Skip to main content

Full text of "ModernGermanLiterature18801950"

See other formats

318                   MODERN   GERMAN   LITERATURE

there is something of an implication that culture brings incapacity
for business in the person of Uncle Jason, who has a distant
resemblance to Christian Buddenbrook, not however as the fool
of the family but as one by the bent of his character forced apart
from the family, an enfant terrible, a man about town and a wit, a
collector of rare books as well as of costly porcelain; he speaks
himself (in distinctly Mannsian terms) of his 'seelische Empfindung
des Ausgescblossenseins von der Famlie, de?n Burgertum^ dem Staat\ The
spirit of the story is, however, different from that oiBuddenbrooks*,
and where in details of technique, such as the ticketing of indi-
vidual characters by recurrent phrases and long passages in which
season and weather move in lyric unison with the story, both
authors, no doubt, are directly imitating Dickens. Decay by cul-
ture is certainly not the theme: the revered ancestor, the Court
Jeweller of his day, had culture (of the Voltairean sort) to his
finger-tips, and he combined a robust capacity for life with fine
feelings (ILebensstdrke und Sinnenfeinbeif), while his brother, Uncle
Eli (the patriarch among the Geberts, a blunt old fellow whose
culture runs to carriages and horses) and two of his children,
Salomon and Ferdinand, have less fineness of nerves but undimin-
ished capacity for business. The decay is in the reverse direction to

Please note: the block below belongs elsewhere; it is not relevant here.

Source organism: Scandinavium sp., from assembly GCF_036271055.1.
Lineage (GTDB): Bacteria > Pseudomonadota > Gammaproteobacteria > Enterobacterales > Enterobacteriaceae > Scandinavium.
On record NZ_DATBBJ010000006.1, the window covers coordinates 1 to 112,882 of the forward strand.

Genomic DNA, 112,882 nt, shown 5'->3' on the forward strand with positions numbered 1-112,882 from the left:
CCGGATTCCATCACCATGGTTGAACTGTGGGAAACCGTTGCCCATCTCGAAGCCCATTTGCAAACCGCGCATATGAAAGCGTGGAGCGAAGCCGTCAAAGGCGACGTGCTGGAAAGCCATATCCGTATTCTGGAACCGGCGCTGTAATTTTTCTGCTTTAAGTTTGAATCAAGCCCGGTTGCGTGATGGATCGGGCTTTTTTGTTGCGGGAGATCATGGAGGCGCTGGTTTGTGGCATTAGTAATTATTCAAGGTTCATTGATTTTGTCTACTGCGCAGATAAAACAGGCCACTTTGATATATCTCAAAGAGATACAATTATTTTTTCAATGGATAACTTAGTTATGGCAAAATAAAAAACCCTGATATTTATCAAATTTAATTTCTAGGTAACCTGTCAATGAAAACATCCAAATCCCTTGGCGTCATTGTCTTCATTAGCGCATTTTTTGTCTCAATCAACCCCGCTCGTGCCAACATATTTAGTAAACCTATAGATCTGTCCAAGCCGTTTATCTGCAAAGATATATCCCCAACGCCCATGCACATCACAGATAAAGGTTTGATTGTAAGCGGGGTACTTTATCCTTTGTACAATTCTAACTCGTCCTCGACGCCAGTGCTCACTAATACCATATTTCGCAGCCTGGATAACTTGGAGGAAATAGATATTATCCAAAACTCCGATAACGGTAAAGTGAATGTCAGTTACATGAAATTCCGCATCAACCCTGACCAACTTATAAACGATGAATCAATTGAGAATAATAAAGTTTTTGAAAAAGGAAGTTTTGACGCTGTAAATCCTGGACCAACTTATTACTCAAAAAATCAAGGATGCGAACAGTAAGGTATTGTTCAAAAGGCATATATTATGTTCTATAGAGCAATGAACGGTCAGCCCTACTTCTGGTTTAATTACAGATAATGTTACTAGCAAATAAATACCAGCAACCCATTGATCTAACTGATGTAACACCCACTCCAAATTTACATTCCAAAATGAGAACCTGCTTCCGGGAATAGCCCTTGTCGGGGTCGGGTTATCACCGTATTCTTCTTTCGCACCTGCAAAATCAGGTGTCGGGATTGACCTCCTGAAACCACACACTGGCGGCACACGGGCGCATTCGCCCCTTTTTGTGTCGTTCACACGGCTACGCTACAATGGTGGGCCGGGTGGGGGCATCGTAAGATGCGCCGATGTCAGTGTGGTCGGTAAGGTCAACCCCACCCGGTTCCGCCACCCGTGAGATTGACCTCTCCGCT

that o^Buddenbrooks, except, of course, in the case of Uncle Jason,
The main reason for Uncle Salomon's and Uncle Ferdinand's lack
of intellectual interest is family environment: they have both mar-
ried Jacobys, Polish Jewesses from the Posen district, squat little
women with eeyes like two black currants in a fat bun*. And here
we have the obvious theme of the story: the stark contrast and
the unending conflict between two types of Jew represented by
the Geberts and the Jacobys - and the Berlin patricians, being
honest and restrained, must be outmanoeuvred by the unscrupu-
lous, bumptious immigrants from the dirty East. The Berlin Jews
have the indifference to ritual of men of the world; the Posen
Jews put all their narrow pride of race into the observance of
every racial rite. The pride of race of the Berlin Jews springs from
quite a different source - they consort with Christians, but they
are true to their tribe because of age-old memories of unjust perse-
cution. And when the heroine of the tale, Jettchen Gebert, falls
passionately in love with a handsome young Christian, Dr Koss-
ling, an author at the beginning of whatever career the future may
have in store for him but therefore to sound business men for the